While I'm glad PRE can import and render the video, I'd prefer to work with a format that doesn't require every clip to be rendered.




                      You probably have already mentioned it, and I just missed it, but how did this footage play, prior to Rendering?


                      Rendering is just for playback, so if one is getting adequate performance in playback, there is no need to Render. I complete many Projects and never Render once. However, and especially with Keyframing, etc., I might Render one area of the Timeline dozens of times, until I am positive that I have everything as I want it.


                      Just a thought, and good luck,



                      • 8. Re: Sony DSC-TX1 MPEG4
                        Steve Grisetti Adobe Community Professional

                        Our FAQs list a number of program that will convert that video to DV-AVIs (standard def). I'm not sure if they'll do high-def -- but, unless you ultimately plan to output a BluRay of your video, you might as well work in standard def. It's really the best solution for working in Premiere Elements.



                        When DV-AVI is used in a standard DV project, you only have to render the video when you add effects or transitions to it.

                        • 9. Re: Sony DSC-TX1 MPEG4
                          John T Smith Adobe Community Professional & MVP

                          >hoses my currently working environment!


                          Make a full backup image of your hard drive before you install, so you may restore if needed... the product I use is mentioned in my notes at http://www.pacifier.com/~jtsmith/ADOBE.HTM#SmartOwn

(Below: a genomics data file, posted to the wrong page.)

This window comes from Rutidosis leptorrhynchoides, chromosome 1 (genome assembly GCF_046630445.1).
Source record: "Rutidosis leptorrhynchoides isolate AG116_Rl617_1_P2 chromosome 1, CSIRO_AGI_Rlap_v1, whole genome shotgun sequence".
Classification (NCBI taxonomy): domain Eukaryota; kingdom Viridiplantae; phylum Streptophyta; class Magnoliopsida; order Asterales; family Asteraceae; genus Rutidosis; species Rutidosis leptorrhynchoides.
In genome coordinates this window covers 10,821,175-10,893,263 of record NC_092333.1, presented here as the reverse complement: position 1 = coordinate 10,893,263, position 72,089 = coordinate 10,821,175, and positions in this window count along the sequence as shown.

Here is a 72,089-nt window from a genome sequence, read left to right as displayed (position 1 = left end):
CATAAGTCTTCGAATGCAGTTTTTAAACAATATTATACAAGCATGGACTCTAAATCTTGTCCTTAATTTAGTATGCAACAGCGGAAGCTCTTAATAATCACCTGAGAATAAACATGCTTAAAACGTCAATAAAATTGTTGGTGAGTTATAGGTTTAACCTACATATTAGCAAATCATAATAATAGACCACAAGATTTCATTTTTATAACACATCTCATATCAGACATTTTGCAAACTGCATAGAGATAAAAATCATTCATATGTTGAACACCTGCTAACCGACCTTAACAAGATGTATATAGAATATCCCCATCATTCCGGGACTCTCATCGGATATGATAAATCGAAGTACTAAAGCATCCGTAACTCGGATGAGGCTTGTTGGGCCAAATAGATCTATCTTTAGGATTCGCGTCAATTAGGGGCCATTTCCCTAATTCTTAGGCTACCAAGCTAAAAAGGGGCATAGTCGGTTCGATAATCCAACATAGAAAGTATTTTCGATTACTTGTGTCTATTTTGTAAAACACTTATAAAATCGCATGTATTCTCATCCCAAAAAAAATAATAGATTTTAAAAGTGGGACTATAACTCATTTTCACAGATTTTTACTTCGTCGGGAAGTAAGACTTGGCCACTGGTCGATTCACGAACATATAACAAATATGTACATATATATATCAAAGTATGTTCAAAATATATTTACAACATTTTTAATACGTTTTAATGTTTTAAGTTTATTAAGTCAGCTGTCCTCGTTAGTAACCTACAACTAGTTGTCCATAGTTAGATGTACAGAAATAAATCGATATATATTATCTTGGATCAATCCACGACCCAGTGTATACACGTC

I make full backups to a USB drive

                          • 10. Re: Sony DSC-TX1 MPEG4
                            Ed.Macke Level 3

                            Dang it. I did not try playing before I rendered. I saw the red bar and thought: have to render, and so I did. Years of habit, I guess.

                            Until now, I've only worked with DV-AVI and routinely hit Enter to render. It usually only takes a few seconds to render any un-rendered stuff and makes everything smoother, so it's just become kind of automatic.

                            The video did play fine in Windows itself (by double-clicking the MP4 file and using the default viewer, which I think I have set to VLC media player), and also later using the Sony software while it was briefly installed.

                            • 11. Re: Sony DSC-TX1 MPEG4
                              Ed.Macke Level 3

                              Thanks, Steve. I've perused that thread before, as well as your article on Muvipix... very helpful, thanks!!

                              Right now, SD would probably be fine since my final output would probably be to YouTube (or similar) or DVD. But I could definitely forsee doing BluRay projects in the not-too-distant future. Converting to SD DV-AVI today would mean I'd have no HD source for tomorrow.

                              So I guess Option 1 would be to keep the original HD MP4 *AND* the converted SD DV-AVI. I'd use SD for today's projects, and HD for tomorrow's. But I'd have the obvious overhead of keeping and backing up 2 copies of everything.

                              Option 2 would be to convert the MP4 to PRE-friendly HD format. For today's projects, I'd use HD source, and PRE would down-rez to SD for the final output as needed (whether to WMV, DVD, FLV, or whatever).